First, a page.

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golfguruPosted - 3 December 2012 21:47  Show Profile  Email Poster  Edit Message  
Might have asked this before:

Assuming a series L/C circuit is in resonance with the antenna on a strong local station, could a variable resistance, inserted in series with ground and varied to obtain a 70% RF-ac reading across the coil, (compared to the original reading and after repeaking the signal), indicate the approximate ground resistance when removed and measured?

Probably best at the low end of the band?



Edited by - golfguru on 12/3/2012 9:50:53 PM

gzimmerPosted - 3 December 2012 21:53  Show Profile  Email Poster  Edit Message
Interesting idea. But wouldn't it show the total resistance (Radiation + Loss + Ground)?

And why 70 % ?

Or you could use a noise bridge...

........ Zim

golfguruPosted - 3 December 2012 22:58  Show Profile  Email Poster  Edit Message  
I am thinking half power point?

Just tried it with a CRO to start with - modulated waveform was too eratic.

70% DC across the phones was achieved with 49 ohms in series.

>>>>>>> But wouldn't it show the total resistance (Radiation + Loss + Ground)?

Resistor halves the power to the system - it's value should roughly equal the "absolute value" of ground resistance + radiation resistance which I think people here have said is fairly negligable at the low end on a short antenna?

Would also include some "hopefully negligable" diode variation?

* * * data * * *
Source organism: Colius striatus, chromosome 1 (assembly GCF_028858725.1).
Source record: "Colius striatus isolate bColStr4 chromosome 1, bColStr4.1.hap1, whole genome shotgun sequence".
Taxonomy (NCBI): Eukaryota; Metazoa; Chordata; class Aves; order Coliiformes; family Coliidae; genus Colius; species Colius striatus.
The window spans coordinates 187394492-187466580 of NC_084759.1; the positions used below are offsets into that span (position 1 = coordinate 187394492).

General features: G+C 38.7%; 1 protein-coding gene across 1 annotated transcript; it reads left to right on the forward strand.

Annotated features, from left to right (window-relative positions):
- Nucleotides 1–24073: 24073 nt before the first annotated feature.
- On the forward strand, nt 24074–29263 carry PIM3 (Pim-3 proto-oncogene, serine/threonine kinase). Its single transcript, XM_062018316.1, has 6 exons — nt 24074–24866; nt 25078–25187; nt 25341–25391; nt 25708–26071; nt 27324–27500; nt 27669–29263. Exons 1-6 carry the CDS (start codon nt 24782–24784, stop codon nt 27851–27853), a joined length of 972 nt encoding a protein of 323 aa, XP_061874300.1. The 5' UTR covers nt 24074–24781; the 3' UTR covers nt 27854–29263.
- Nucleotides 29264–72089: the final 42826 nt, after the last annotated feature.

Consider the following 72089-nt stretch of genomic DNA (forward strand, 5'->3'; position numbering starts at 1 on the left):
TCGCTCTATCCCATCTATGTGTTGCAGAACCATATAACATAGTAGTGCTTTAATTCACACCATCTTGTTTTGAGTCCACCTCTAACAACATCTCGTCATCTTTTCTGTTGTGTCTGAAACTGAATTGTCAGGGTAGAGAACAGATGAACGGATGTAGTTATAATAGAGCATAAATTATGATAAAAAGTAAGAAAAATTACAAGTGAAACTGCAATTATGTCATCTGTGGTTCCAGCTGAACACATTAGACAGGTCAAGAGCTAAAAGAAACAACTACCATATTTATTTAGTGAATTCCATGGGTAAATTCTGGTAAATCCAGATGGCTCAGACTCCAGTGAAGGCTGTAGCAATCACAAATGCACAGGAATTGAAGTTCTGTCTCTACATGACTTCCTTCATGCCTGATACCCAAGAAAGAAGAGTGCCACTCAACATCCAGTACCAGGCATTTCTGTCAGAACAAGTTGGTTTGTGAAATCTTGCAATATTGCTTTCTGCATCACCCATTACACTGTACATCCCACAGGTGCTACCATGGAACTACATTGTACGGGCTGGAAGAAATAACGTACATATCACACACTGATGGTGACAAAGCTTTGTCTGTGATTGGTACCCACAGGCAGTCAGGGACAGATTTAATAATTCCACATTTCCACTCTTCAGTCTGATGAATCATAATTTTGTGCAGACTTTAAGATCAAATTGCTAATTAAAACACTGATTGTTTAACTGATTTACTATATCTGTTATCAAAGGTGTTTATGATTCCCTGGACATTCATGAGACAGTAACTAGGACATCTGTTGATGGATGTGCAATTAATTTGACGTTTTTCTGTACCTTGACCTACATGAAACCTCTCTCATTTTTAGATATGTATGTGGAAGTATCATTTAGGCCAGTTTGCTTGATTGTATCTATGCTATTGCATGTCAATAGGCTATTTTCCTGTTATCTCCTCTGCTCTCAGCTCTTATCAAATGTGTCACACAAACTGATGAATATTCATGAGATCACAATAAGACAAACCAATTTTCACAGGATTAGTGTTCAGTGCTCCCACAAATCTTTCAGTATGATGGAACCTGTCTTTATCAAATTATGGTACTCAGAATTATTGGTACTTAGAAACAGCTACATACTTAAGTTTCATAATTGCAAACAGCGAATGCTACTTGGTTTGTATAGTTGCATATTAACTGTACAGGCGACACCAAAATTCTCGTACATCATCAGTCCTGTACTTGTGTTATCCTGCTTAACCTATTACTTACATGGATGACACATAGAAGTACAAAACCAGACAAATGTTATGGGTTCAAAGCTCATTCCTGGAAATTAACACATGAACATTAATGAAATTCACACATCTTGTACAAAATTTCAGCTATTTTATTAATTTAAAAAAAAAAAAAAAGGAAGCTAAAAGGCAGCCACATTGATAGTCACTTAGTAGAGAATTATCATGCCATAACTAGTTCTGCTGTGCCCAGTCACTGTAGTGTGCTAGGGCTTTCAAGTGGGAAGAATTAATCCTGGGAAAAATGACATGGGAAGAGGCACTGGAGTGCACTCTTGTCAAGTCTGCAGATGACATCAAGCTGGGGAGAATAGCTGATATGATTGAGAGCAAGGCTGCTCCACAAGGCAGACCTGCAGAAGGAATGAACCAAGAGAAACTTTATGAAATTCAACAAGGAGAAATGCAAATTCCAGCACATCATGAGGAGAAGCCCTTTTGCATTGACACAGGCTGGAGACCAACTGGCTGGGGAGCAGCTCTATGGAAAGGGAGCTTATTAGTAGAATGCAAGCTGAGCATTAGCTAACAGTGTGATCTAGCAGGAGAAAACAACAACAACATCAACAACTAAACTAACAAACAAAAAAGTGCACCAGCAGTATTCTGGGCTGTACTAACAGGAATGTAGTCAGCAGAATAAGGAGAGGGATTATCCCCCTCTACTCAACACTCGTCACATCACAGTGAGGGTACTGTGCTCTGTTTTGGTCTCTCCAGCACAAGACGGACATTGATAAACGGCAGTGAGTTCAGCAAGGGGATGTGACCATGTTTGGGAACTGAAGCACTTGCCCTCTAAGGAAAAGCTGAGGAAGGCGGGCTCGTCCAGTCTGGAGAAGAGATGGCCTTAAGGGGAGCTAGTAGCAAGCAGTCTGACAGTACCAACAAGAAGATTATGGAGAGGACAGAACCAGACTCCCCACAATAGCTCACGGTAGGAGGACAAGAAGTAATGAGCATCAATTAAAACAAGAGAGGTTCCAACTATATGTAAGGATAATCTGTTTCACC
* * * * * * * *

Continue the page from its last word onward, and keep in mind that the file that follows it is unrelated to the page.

Not looking for single digit accuracy.


gzimmerPosted - 3 December 2012 23:23  Show Profile  Email Poster  Edit Message
Err, wouldn't an equal voltage across each resistor give half power?

Do a Google search on "Antenna noise bridge".
Lots of interesting reading.

......... Zim

golfguruPosted - 3 December 2012 23:40  Show Profile  Email Poster  Edit Message  
Probably a bit thick but if adding a series resistor to the resonating A/G circuit halves the system power (~proportional to the DC power drop across the phones?) then the value of the resistor is also close to the absolute impedance value of the system?



Edited by - golfguru on 12/3/2012 11:41:18 PM

Edited by - golfguru on 12/3/2012 11:41:39 PM

golfguruPosted - 4 December 2012 0:18  Show Profile  Email Poster  Edit Message  
Just got rid of the diode and phones and used an damped RF ac volmeter across the coil for pretty much the same value (~50 ohms).

Tried checking the voltage across the resistor but got low level - meter capacitance shorting out the resistor?

Still dunno.


_J_Posted - 4 December 2012 0:43  Show Profile  Email Poster  Edit Message
Thats a good approach to get at the A-G system resistance, but I use a smaller resistance so as not to disturb the loading as much and calc the indicated resistance. But as Zim says, it measures R of the whole A-G sys, much of which is Rg. But it doesn't matter, you have to treat the whole A-G resistance as the source R anyway.

John Davidson

gzimmerPosted - 4 December 2012 0:44  Show Profile  Email Poster  Edit Message
Forget Power.